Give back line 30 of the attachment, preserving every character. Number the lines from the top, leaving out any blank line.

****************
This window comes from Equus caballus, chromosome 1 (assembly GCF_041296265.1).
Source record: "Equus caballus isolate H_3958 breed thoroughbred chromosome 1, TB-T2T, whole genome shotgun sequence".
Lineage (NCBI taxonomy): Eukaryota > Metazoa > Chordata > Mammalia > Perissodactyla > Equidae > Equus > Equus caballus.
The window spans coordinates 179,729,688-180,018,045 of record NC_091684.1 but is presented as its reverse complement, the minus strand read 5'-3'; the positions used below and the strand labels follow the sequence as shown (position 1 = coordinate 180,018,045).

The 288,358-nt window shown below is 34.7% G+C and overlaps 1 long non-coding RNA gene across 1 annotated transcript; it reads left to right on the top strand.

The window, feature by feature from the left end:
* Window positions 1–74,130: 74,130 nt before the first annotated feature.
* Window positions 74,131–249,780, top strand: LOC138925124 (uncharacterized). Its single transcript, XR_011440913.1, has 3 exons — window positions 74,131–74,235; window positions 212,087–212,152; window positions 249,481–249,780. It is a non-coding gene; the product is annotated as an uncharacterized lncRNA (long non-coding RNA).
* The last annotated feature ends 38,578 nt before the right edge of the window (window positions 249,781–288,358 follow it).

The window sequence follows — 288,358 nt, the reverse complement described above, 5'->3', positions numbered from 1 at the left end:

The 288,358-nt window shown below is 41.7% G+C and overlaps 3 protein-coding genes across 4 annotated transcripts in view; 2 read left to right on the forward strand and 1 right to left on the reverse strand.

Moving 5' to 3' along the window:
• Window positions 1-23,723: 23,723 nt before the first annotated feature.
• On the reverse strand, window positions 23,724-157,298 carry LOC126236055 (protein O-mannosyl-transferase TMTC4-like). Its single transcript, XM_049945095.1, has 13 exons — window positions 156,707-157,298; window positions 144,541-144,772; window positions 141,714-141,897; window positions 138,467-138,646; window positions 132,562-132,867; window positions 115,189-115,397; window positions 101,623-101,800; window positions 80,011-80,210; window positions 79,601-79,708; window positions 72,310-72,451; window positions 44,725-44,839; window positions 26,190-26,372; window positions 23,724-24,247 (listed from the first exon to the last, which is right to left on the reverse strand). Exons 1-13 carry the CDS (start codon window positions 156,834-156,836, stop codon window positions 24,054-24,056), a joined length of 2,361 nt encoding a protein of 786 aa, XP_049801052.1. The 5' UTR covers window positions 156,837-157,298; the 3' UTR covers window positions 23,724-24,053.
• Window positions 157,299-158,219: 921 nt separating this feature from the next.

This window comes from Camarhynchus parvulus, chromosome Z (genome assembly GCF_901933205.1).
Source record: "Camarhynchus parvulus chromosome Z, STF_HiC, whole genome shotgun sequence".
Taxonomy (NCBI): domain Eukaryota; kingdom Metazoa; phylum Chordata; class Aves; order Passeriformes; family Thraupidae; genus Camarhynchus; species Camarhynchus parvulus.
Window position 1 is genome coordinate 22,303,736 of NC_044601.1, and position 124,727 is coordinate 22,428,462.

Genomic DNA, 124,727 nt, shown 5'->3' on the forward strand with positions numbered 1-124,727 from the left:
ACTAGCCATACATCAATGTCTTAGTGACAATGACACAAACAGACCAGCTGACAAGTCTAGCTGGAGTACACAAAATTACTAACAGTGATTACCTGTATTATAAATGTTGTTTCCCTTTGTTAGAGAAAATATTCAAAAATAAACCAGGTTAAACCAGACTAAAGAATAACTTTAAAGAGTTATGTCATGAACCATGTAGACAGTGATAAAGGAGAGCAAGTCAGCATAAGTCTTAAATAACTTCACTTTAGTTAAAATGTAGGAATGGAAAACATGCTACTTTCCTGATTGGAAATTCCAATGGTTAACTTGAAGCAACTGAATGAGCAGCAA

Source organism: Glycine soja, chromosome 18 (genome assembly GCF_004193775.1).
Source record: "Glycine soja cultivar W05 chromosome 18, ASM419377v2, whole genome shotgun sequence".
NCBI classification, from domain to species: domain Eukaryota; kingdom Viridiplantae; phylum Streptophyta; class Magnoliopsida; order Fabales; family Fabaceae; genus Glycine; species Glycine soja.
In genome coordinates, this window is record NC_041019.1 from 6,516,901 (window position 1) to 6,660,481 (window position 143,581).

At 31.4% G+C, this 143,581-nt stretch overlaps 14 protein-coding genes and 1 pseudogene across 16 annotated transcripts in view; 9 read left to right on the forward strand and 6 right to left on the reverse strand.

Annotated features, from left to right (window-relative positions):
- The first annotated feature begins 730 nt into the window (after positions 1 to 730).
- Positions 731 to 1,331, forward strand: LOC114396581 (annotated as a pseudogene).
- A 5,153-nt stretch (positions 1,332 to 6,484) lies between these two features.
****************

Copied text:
- A 5,153-nt stretch (positions 1,332 to 6,484) lies between these two features.